Evolution of Payments, and the basic criteria that drives adoption
To know how payments is going to evolve in the next decade, we must take a step back and observe how the transition in payments happened in the past, globally.
It took the ecosystem 40 years to evolve chip based plastic cards, while credit cards were introduced in early 1950s, microprocessor-based cards came into the picture only in 1990s.
Since 1994, when EMV (Europay- Mastercard-Visa) standards were created, the payment ecosystem has seen some drastic evolution – few notable mentions here are Google’s Check-out (for online purchases), Speed pass (Exxon Mobil’s contactless payments in the pump) and NFC’s (Near field Communication) adoption as a technology.
In 2007, when the first digital wallet was rolled out, the online infrastructure for payments was already getting strengthened. In 2011, when Starbucks initiated mobile payments in their offline stores and launched it nationwide in the US, offline payments have become a norm. In stores today, we see the growth of QR code-based payments across developing economies. However, today’s challenge in payments is not just on the possibilities of building a robust infrastructure, but to ensure adoption in the consumer base.
Adoption of a technology in payments will be a reality only when three criteria are met, I call it the E-C-U –
1. The experience of using it should be more intrusive than past modes of payments (be it plastic or paper)
2. The shift in the behaviour and cost for the stakeholders (merchant, retailer, online services, customer) should not demand a drastic change.
3. The technology should transcend to use cases apart from payments – which fall into a customer’s day to day life activities
In what ways will payments be different in the future
Financial Institutions & Regulators
From the financial perspective, payments must be standardized and pre-emptively detect fraud.
This is where we can see a distributed ledger to be standardised, backed by technologies like block-chain, and build an infrastructure which is inter-operable.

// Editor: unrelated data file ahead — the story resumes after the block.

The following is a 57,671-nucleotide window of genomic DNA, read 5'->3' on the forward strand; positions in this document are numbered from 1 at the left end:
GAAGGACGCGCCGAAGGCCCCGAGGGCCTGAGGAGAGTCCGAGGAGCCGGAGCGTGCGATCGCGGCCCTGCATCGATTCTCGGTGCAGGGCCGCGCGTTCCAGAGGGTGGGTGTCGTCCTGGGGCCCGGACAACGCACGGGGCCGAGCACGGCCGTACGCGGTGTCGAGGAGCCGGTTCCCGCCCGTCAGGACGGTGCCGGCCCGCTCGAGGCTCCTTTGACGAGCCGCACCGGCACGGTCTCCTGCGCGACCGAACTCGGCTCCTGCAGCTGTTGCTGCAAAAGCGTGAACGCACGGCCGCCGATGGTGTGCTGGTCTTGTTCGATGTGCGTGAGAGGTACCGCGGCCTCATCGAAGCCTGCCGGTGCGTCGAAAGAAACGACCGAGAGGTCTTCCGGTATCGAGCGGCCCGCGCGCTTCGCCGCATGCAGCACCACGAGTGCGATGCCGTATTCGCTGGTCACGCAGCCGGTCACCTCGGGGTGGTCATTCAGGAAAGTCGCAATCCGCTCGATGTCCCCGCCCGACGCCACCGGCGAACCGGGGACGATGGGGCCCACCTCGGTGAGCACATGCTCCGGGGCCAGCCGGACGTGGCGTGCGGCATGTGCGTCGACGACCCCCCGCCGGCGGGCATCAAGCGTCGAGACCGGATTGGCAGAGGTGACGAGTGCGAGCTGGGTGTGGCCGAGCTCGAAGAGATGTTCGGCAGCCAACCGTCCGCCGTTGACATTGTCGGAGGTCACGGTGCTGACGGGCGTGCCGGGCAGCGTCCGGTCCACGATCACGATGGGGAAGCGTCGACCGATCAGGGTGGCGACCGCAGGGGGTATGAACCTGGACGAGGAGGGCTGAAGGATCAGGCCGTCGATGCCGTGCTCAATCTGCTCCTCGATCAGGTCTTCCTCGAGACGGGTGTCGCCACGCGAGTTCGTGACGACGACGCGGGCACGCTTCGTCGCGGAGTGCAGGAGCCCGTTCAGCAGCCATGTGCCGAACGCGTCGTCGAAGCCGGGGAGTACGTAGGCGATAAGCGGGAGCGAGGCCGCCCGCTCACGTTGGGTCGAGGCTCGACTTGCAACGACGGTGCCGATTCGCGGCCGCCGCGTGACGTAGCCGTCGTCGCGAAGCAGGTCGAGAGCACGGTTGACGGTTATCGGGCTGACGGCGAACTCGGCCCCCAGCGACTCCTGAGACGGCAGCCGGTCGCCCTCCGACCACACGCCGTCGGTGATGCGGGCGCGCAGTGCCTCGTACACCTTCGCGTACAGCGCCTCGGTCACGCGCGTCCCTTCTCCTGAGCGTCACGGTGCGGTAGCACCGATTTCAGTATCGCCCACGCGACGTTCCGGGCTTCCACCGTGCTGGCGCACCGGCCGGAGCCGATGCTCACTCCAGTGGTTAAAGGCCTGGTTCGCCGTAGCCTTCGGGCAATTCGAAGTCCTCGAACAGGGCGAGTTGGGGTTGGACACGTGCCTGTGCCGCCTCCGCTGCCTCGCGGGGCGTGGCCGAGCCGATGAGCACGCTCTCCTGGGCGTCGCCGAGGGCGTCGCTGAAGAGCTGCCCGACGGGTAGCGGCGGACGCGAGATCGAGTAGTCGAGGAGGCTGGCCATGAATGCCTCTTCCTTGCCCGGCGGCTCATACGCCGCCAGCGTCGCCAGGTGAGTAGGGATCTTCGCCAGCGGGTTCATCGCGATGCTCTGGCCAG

Also, from a regulator perspective the challenge is to build a standard which ensures a fool-proof fraud detection, at the same time encourage multiple new technologies and workflow to be inducted.
Users can be broadly divided into consumers who adopt new payment technologies and merchants/brands/acquiring business who use the technology for their day to day functioning.
This is where we see the major inferences. The users will demand a technology which ensures payment as a default understanding when the commodity is consumedand service is used.
The process of payment must be seamless and invisible, in the coming decade, without un-stabilising the ecosystem’s primary asks – like security and standardization.
ToneTag : a perspective
This is where a solution like ToneTag, builds a strong candidature in future payments landscape.
Payments over sound covers the basic criteria for E-C-U mentioned earlier.
Basic observations in first world economies is strong interest in digital payments but very low adoption. This is where E factor or the Experience factor is the driving force. For example – if tomorrow I go for breakfast, my act of finishing the meal should ensure the bill is being paid – can we build this experience with NFC?
Observation in other world economies – While technology like NFC is cost centric, the U factor or the Use cases are only on payments today, so the cost is not justified. Can we build seamlessness in QR?
Can we make NFC non-hardware dependent?
A product having a global appeal like ToneTag, is the need of the hour in the payments landscape because we cannot wait for another 40 yearslike we did for credit card with chips, with the present technological advancement.
Food for thought?
Written by Saptarshi Sashi, GM, Global Expansion, ToneTag